But, of course, we can't talk about this. It would be 'racist'.

Conor McCabe said...

Actually, Owen jones talks about it with great eloquence and insight in his book, Chavs, and the one thing he points out is that the white working class are part of a class, they are not an ethnic minority. The move to portray the structural deficiencies of modern economic dynamics in terms of race and personal choice is one designed to splinter class consciousness - something it has done with not a little success.

So talk away there, but don't cod yourself iinto thinking that the white working class are another 'race', one subjected to 'racial' discrimination. They are not. They are part of the working class - a class that is being dumped upon with aplomb.

Damian said...

Thank Aoife for highlighting this.

@ Paul - as a former Haringey resident I'm not convinced that your narrative is particularly accurate or insightful.

Haringey, Tottenham and Hackney are hardly the "baubles of the rich". As Diane Abbot the local labour MP was at pains to point out - they were trashing their own communities. They were not thrashing banks and luxury stores - it was local corner shops, cars and furniture stores.

What unites these areas is poverty and lack of access to services – this is not restricted to one particular group or ethnicity of which ther are many – but it is a problem that has been amplified by recent local government cuts to services.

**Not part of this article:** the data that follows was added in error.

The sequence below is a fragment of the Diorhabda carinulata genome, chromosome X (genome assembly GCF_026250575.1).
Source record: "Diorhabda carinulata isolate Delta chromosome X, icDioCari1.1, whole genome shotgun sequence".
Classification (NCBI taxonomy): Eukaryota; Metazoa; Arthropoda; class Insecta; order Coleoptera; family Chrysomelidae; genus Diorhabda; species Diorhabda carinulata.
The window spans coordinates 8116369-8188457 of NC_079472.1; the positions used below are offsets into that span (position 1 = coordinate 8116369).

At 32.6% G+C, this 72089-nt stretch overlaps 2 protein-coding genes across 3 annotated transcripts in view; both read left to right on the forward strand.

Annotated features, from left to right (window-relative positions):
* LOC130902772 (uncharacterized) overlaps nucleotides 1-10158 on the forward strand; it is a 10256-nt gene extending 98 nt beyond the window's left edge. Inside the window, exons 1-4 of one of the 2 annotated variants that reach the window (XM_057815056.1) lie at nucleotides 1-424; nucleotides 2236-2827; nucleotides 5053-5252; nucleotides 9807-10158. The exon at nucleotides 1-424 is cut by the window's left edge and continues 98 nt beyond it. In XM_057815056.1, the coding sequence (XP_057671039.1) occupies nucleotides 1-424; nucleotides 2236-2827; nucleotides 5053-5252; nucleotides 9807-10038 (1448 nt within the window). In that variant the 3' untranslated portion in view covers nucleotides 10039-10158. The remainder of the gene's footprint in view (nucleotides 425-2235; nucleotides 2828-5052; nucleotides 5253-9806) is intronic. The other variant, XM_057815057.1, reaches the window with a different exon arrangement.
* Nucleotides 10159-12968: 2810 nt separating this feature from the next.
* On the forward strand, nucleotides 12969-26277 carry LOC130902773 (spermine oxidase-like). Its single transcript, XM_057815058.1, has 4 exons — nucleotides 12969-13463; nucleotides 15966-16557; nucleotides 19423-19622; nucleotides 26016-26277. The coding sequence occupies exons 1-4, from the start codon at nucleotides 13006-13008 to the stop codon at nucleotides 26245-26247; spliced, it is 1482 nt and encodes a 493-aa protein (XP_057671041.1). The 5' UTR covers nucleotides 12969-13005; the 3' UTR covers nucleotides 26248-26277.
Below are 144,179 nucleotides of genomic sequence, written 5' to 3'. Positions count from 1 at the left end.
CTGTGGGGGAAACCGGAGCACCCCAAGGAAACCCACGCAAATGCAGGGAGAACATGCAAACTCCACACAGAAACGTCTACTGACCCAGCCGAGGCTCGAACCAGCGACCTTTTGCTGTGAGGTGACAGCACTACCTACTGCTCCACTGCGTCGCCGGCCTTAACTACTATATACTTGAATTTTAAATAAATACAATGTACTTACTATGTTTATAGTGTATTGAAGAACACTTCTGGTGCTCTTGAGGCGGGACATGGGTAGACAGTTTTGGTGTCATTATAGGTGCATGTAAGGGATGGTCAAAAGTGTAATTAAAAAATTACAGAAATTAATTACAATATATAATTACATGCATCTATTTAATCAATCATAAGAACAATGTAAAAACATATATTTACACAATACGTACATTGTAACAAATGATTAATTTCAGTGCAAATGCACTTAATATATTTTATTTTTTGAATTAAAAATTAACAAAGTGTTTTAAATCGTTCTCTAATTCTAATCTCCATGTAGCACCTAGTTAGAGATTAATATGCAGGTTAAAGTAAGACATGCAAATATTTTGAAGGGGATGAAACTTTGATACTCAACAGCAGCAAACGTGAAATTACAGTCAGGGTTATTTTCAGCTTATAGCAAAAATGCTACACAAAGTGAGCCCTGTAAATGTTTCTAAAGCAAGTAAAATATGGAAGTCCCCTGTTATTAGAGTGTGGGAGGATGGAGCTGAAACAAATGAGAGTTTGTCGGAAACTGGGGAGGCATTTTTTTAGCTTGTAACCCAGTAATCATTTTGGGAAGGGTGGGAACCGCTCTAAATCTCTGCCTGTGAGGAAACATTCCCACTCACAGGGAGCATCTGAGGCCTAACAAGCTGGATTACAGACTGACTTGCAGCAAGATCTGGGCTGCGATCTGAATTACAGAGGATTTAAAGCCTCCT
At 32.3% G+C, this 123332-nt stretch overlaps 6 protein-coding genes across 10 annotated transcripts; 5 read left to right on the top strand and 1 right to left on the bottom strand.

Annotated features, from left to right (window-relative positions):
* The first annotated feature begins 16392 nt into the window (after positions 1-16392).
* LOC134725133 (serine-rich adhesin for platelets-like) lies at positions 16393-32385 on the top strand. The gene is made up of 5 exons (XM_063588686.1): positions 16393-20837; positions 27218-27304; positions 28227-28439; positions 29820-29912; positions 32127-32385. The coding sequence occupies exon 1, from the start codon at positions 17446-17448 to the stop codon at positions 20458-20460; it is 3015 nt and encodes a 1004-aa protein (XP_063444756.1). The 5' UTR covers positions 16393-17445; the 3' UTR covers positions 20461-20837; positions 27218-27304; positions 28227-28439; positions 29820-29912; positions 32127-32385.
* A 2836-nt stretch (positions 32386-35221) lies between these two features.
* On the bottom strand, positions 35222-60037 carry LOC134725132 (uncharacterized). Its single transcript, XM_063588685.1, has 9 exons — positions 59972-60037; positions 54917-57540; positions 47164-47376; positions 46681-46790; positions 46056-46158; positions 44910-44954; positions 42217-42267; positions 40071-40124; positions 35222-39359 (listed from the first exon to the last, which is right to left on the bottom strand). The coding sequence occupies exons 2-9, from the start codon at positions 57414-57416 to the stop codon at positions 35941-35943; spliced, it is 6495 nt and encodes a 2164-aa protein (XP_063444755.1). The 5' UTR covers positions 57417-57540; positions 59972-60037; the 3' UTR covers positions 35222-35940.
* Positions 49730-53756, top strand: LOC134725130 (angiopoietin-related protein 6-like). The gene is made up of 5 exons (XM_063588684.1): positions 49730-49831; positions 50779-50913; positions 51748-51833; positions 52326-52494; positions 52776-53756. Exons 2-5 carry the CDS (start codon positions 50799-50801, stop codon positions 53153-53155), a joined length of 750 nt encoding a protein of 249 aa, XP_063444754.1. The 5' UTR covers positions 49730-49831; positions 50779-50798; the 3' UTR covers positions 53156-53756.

But I guess the idea that these issues could be addressed by greater government intervention and targeted social policies – which if we believe your narrative are probably motivated by privilege and bureaucracy - and probably a step outside the liberal anti-left agenda.

Paul Hunt said...


I bow to your superior local knowledge and experience, but if the 'state' is controlled by capitalism - which in effect it is - I don't think "greater government intervention and targeted social policies" will achieve very much - and might even makes things worse.

What put the 'fear of god' into the police and government is that gang members (who would normally stick to their own territory -"endz", "hoods" or, in the more traditional London patois, "manors" - and scrap, often violently and lethally, among themselves over territory, showing enough 'respect' and the rights to dominate lucrative criminal activities) co-ordinated and targeted the disturbances they kicked off in response to police resources and the disposition of these forces. The "buzz" created attracted the interest, and on occasion encouraged the participation, of on-lookers, who, though less excluded from society than those who initiated the disturbances, find their stake in society and the economy is being eroded inexorably.